‘Adequate’ would be a good way to describe the sailing performance of the 9.2. The boat came with a deck-stepped Kenyon spar and North sails as standard, later with Hall or Offshore spars. The rigging and other sailing hardware was good enough in quality that little re-rigging or upgrading is likely to be needed.

The used 9.2 we examined thoroughly, for example, had internal halyards, reef lines and outhaul, a good Harken mainsheet traveler, Lewmar #8 halyard winches, and two-speed Lewmar #30s for the jib sheets. On the down-side, every equipment list of used S2s we looked at listed the original North sails, with an occasional newer furling genoa. One disadvantage of a late model boat with good gear is that the owner is less likely to upgrade before he sells it, so the second owner probably will be facing the purchase of new sails.

When we sailed a shoal-draft 9.2, our initial reaction was surprise at its tenderness. Other owners in our survey agree that the shoal-draft model heels fairly easily, and a number thought that even the deeper draft model was tender. Several reported that you need to reduce sail fairly early to keep the boat on its feet and sailing well.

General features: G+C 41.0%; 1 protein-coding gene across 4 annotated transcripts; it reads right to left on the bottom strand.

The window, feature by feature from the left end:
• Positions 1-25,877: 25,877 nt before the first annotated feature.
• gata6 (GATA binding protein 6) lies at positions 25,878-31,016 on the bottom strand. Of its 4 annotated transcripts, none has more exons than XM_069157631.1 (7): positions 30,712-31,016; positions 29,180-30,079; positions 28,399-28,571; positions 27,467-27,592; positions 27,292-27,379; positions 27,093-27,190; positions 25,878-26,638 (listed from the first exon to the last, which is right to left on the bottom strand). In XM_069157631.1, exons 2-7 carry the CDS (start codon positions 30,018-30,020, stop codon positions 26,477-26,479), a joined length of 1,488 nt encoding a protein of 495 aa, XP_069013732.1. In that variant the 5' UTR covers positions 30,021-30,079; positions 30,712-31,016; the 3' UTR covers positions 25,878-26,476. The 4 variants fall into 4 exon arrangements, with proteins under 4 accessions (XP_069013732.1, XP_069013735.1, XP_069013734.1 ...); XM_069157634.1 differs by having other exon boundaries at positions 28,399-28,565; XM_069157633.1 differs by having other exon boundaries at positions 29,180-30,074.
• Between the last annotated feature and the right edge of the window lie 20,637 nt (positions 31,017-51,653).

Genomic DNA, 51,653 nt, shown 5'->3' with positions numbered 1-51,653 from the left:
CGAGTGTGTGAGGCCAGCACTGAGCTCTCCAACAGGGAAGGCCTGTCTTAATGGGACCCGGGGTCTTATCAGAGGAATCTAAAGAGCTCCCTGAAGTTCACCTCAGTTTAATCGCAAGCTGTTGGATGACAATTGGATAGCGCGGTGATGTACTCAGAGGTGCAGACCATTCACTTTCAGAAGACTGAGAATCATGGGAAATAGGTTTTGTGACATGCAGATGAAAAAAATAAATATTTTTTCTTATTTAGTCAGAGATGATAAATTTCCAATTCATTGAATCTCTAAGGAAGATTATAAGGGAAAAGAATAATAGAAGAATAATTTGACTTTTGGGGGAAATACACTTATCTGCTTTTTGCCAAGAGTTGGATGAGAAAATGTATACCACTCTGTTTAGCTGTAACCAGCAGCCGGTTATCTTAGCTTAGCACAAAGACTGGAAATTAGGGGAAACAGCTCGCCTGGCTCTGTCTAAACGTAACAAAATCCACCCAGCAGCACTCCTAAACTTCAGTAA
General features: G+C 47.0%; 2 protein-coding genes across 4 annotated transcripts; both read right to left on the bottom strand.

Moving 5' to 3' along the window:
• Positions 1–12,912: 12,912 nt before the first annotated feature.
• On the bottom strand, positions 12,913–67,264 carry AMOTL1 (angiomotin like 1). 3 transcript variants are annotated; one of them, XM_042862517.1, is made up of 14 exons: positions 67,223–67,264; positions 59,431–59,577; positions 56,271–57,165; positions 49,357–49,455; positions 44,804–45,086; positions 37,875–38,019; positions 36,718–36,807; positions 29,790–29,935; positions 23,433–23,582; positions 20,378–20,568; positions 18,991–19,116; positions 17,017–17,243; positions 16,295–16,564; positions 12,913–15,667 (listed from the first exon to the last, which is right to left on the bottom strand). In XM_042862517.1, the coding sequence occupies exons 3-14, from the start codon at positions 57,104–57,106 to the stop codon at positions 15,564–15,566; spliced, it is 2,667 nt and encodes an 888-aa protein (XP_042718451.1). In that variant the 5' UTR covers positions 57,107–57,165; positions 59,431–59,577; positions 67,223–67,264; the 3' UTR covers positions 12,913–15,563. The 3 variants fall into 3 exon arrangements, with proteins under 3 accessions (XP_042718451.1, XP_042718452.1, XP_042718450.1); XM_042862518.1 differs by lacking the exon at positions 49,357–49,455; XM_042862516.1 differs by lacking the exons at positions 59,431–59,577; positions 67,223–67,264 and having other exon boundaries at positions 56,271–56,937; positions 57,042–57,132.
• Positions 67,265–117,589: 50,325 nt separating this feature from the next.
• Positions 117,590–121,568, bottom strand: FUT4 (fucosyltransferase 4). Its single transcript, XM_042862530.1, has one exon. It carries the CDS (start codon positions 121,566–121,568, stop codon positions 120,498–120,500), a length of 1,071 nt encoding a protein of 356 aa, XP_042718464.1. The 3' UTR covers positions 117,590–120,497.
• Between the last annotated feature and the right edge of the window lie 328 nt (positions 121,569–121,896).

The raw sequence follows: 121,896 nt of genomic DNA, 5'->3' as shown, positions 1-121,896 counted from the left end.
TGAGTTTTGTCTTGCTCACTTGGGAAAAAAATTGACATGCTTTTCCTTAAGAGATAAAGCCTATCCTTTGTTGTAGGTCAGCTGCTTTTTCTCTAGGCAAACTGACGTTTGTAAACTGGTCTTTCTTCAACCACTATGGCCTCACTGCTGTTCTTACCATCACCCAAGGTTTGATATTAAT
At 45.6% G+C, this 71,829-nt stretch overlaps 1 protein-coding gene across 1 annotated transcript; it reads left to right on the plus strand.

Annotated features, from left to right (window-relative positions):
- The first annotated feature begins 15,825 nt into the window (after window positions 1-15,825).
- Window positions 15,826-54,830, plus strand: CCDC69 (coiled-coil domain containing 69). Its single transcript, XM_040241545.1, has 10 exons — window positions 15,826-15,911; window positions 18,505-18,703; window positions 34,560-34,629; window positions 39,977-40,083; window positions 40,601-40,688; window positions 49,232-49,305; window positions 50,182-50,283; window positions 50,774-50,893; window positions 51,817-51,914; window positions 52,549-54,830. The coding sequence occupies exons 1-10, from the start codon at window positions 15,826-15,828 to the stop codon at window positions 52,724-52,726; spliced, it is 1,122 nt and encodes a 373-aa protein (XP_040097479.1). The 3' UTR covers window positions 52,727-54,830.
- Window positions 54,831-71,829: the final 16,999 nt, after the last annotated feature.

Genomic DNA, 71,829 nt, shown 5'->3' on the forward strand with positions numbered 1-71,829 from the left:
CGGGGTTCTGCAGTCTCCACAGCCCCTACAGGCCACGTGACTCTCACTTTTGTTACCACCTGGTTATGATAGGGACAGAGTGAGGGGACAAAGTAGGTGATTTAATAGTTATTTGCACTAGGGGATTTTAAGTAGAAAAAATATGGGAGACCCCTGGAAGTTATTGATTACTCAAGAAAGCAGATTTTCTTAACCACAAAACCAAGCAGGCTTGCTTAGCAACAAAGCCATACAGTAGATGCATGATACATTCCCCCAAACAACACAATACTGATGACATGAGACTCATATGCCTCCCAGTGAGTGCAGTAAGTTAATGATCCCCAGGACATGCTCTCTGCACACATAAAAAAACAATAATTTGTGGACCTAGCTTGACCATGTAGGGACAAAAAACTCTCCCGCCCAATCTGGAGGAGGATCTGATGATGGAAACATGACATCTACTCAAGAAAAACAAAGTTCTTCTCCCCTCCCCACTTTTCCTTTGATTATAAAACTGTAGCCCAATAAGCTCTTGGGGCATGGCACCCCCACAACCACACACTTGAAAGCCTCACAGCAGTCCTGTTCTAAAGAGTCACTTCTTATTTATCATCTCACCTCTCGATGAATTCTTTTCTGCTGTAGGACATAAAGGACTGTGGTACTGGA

The boat sails reasonably well. The one we were on, however, would not go to weather decently—a combination of the shoal draft and a well-worn suit of sails. On other points, the boat was respectable. Close and broad reaching, it moved very well and was just a bit sluggish running.

She’s not a fast boat by contemporary standards. In most areas, the 9.2 carries a PHRF rating of 180 seconds per mile (six seconds slower for the shoalkeel), which is six seconds per mile slower than a Pearson 30 and 12 to 15 seconds slower than the popular Catalina 30 with a tall rig. In contrast, the 9.2’s racing-oriented sister, the S2 9.1, a 30-footer, rates 50 seconds per mile faster.